Health insurers and community pharmacies are making a play for primary care

As younger Americans spurn primary care under the same physician in favor of services that are convenient at the moment, PBMs and pharmacies are stepping up to meet their needs.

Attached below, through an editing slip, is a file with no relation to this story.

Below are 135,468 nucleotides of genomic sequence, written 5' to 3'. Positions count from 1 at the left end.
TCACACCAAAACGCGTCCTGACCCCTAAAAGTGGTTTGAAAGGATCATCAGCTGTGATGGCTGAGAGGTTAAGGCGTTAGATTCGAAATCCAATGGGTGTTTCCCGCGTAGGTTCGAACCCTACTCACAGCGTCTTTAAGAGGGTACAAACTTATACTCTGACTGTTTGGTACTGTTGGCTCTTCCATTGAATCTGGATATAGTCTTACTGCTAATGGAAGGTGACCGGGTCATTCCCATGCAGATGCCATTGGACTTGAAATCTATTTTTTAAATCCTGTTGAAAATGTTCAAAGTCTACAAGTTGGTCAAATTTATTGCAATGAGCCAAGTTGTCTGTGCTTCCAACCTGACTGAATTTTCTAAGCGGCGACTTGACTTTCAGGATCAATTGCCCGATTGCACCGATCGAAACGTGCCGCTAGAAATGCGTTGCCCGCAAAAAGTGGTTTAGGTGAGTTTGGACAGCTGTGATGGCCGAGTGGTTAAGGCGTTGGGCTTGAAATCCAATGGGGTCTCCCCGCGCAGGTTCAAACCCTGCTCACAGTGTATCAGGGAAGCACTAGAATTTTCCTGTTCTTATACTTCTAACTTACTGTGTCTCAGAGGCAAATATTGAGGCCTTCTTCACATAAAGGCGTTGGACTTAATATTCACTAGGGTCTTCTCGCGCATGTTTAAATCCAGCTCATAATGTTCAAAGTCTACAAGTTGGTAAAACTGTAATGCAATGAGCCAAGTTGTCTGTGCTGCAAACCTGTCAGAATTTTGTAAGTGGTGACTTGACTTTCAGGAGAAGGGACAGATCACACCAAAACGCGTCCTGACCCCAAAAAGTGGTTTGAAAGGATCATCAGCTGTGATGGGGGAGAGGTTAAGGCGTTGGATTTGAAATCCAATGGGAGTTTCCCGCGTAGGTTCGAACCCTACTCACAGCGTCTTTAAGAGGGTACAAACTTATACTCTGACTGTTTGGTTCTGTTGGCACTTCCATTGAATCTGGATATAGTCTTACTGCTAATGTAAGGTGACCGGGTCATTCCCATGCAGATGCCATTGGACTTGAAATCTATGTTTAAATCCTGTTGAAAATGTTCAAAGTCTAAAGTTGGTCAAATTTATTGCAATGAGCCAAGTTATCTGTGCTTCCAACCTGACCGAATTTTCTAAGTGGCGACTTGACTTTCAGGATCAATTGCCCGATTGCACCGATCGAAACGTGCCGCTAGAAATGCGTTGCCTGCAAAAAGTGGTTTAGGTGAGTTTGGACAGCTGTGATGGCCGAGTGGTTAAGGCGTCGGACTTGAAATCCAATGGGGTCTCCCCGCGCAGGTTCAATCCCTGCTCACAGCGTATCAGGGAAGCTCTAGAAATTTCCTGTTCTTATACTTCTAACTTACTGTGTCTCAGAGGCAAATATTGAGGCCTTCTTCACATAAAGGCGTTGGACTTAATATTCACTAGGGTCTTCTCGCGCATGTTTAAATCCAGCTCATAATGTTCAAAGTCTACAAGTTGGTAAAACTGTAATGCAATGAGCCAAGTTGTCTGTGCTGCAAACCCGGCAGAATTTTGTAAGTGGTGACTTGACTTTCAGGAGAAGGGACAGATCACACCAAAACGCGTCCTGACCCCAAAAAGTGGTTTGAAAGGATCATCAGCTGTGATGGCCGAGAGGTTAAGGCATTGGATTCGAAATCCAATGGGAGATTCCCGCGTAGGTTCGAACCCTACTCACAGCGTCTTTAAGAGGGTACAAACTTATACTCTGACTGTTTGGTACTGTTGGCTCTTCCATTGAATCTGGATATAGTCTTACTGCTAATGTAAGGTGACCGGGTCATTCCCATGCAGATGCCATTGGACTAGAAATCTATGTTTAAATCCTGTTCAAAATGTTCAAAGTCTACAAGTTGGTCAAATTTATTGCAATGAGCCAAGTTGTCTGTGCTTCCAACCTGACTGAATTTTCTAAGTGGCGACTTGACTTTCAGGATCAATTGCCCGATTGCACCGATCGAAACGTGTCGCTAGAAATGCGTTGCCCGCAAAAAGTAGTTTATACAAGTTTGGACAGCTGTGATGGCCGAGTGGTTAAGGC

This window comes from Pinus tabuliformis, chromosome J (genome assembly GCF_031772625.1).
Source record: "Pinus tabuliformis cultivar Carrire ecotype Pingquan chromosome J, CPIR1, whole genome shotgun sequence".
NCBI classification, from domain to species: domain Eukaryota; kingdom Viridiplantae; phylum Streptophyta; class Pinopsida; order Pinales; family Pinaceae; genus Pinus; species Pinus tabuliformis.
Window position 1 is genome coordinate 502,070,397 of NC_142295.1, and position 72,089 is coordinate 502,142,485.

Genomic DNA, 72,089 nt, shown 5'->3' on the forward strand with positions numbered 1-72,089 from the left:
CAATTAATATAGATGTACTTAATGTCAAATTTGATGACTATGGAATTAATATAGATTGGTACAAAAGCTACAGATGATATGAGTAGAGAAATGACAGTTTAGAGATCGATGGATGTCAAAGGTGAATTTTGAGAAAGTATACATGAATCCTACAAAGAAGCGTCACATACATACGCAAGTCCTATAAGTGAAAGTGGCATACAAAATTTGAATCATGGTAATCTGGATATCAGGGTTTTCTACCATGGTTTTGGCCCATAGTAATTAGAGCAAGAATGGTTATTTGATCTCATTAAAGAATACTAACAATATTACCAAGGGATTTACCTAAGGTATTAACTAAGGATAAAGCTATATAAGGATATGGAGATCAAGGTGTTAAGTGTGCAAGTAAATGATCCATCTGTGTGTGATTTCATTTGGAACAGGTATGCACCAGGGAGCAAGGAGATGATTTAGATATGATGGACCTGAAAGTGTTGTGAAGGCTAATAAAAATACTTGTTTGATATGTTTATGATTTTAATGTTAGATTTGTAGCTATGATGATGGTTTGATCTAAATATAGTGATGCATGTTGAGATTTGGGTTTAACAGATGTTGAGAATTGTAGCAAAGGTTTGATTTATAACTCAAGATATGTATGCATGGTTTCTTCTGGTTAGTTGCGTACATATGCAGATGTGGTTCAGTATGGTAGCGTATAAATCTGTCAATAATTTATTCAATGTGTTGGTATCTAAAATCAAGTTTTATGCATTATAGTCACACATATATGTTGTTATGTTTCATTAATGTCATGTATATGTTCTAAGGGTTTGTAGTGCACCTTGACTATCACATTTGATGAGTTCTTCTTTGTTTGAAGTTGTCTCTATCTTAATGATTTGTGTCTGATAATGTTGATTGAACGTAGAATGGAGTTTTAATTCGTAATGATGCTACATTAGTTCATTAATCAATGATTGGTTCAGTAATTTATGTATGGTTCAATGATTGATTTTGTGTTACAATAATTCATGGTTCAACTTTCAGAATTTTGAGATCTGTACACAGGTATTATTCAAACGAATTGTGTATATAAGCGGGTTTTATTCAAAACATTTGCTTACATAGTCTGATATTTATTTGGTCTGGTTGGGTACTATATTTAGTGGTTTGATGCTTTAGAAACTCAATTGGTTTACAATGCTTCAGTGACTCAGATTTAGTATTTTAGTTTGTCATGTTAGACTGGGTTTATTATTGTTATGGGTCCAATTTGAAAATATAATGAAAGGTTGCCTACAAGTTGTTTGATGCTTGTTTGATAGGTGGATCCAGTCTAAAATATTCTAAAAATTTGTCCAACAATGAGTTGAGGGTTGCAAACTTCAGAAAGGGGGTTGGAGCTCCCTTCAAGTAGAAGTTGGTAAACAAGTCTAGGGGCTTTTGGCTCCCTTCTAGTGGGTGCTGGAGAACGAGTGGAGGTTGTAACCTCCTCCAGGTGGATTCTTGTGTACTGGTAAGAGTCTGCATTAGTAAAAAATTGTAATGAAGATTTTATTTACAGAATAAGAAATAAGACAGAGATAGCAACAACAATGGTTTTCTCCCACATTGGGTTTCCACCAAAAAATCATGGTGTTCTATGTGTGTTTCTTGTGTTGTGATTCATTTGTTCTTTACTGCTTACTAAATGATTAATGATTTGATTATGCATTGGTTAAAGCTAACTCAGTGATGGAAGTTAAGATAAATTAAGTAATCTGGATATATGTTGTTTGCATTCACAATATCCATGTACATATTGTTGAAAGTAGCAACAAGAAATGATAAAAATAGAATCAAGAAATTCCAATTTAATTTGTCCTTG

As younger Americans spurn primary care under the same physician in favor of services that are convenient at the moment, PBMs and pharmacies are stepping up to meet their needs. CVS Health, Humana, Walgreens, Walmart, and UnitedHealth Group already operate hundreds of clinics that bill themselves as primary care providers or provide a majority of primary care services, with plans to open additional locations this year. "Given all the new market entrants, there is an emerging fight for the front door that can dramatically affect the overall business of health care systems and help the move to drive care out of hospitals," notes Lisa Suennen, head of Manatt's venture capital practice. Many are getting in the "fight" by opening primary care practices in or next to pharmacies while others—such as Walgreens—have adopted a partnership model. Others, including insurer Anthem, are bucking the trend altogether, preferring to keep primary care independent of their own operations.